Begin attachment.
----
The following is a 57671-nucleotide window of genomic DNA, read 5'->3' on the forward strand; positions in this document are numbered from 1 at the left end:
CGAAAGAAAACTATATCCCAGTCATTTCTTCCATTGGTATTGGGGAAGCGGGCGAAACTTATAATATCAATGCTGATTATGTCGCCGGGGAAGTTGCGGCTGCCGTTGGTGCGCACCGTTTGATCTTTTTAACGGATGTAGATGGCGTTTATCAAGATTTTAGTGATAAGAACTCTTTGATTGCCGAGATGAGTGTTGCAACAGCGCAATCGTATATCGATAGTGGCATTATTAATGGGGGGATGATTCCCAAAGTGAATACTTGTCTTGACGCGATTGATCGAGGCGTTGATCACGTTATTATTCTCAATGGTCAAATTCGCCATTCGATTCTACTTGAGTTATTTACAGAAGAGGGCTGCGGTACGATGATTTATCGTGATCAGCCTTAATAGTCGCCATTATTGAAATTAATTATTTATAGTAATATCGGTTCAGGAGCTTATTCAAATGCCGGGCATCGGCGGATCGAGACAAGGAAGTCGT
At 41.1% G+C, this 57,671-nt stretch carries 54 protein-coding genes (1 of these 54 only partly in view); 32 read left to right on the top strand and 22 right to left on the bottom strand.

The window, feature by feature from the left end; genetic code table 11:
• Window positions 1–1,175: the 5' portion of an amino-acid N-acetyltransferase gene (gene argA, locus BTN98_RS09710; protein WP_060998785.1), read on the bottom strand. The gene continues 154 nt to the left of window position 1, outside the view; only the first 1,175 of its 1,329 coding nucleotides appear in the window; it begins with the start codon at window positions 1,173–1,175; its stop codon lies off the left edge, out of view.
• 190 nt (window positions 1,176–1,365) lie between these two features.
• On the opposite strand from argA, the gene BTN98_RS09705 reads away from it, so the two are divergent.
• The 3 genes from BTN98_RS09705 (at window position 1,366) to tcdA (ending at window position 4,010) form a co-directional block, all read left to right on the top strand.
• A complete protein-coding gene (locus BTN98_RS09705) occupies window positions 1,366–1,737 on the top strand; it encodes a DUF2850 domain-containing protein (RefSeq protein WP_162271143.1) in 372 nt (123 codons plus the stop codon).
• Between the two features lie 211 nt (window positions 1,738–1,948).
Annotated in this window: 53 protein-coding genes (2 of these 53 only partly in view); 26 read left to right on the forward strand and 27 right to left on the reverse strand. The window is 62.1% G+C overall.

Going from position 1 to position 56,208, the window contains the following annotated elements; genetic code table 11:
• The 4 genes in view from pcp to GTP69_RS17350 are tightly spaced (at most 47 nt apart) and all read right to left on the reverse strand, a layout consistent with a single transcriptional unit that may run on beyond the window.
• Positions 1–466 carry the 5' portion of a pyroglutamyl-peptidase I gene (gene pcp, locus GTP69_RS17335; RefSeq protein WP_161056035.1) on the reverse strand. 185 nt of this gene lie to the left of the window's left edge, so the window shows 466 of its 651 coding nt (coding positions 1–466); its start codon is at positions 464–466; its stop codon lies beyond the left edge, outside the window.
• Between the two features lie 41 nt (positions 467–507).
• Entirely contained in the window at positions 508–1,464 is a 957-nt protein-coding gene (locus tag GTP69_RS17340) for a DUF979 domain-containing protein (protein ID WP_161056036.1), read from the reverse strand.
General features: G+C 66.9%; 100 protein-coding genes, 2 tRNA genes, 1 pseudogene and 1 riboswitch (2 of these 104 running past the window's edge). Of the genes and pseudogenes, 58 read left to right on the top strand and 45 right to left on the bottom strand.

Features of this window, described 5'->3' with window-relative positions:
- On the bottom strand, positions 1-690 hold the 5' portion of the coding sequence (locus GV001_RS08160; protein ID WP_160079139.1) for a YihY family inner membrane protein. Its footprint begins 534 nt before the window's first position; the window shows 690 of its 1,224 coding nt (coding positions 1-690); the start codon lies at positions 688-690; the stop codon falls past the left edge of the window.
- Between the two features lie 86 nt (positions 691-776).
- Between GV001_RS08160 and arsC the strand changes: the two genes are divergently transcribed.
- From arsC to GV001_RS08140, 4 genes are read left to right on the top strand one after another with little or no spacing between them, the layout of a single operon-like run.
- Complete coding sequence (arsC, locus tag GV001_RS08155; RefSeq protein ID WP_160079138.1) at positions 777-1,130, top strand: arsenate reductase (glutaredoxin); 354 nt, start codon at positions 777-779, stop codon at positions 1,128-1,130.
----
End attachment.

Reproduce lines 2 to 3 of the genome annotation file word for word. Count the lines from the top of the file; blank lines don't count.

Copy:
CGAAAGAAAACTATATCCCAGTCATTTCTTCCATTGGTATTGGGGAAGCGGGCGAAACTTATAATATCAATGCTGATTATGTCGCCGGGGAAGTTGCGGCTGCCGTTGGTGCGCACCGTTTGATCTTTTTAACGGATGTAGATGGCGTTTATCAAGATTTTAGTGATAAGAACTCTTTGATTGCCGAGATGAGTGTTGCAACAGCGCAATCGTATATCGATAGTGGCATTATTAATGGGGGGATGATTCCCAAAGTGAATACTTGTCTTGACGCGATTGATCGAGGCGTTGATCACGTTATTATTCTCAATGGTCAAATTCGCCATTCGATTCTACTTGAGTTATTTACAGAAGAGGGCTGCGGTACGATGATTTATCGTGATCAGCCTTAATAGTCGCCATTATTGAAATTAATTATTTATAGTAATATCGGTTCAGGAGCTTATTCAAATGCCGGGCATCGGCGGATCGAGACAAGGAAGTCGT
At 41.1% G+C, this 57,671-nt stretch carries 54 protein-coding genes (1 of these 54 only partly in view); 32 read left to right on the top strand and 22 right to left on the bottom strand.